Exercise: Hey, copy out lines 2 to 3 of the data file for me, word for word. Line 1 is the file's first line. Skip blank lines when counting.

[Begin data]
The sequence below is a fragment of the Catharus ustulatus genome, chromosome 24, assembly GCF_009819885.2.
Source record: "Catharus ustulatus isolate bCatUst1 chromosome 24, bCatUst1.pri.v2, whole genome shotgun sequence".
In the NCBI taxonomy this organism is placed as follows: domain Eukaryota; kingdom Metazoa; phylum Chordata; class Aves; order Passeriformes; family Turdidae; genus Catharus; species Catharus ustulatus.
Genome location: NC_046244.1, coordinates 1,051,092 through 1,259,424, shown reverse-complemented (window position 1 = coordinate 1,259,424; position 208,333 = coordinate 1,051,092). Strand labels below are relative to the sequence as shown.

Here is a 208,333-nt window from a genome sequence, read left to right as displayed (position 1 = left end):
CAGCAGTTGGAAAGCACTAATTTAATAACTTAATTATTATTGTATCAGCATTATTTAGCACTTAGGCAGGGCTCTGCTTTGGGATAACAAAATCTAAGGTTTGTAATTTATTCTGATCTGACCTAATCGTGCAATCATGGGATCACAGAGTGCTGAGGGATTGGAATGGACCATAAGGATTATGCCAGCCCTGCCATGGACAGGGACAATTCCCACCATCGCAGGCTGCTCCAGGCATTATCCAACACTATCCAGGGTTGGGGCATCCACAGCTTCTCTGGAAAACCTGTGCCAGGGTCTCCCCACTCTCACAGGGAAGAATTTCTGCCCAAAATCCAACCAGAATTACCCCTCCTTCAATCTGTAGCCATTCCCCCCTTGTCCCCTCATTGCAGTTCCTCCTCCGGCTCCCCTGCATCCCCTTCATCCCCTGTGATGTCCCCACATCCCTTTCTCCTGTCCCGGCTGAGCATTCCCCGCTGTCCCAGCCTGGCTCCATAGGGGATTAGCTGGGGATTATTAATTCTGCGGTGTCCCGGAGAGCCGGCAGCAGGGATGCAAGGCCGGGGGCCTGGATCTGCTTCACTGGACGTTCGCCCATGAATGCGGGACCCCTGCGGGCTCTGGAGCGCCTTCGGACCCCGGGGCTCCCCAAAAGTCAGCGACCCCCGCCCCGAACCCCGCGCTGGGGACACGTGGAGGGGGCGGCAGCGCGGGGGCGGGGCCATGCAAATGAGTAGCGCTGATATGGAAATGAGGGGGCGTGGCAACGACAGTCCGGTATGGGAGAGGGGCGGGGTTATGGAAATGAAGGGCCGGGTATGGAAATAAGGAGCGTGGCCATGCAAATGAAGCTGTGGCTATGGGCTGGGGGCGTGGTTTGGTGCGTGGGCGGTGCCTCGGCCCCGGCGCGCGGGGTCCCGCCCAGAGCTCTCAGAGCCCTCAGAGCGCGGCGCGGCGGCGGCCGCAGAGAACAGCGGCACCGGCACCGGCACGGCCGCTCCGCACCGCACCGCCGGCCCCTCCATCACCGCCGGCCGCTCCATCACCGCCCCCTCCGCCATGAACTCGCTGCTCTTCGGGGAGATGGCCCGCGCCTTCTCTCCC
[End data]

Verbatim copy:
Source record: "Catharus ustulatus isolate bCatUst1 chromosome 24, bCatUst1.pri.v2, whole genome shotgun sequence".
In the NCBI taxonomy this organism is placed as follows: domain Eukaryota; kingdom Metazoa; phylum Chordata; class Aves; order Passeriformes; family Turdidae; genus Catharus; species Catharus ustulatus.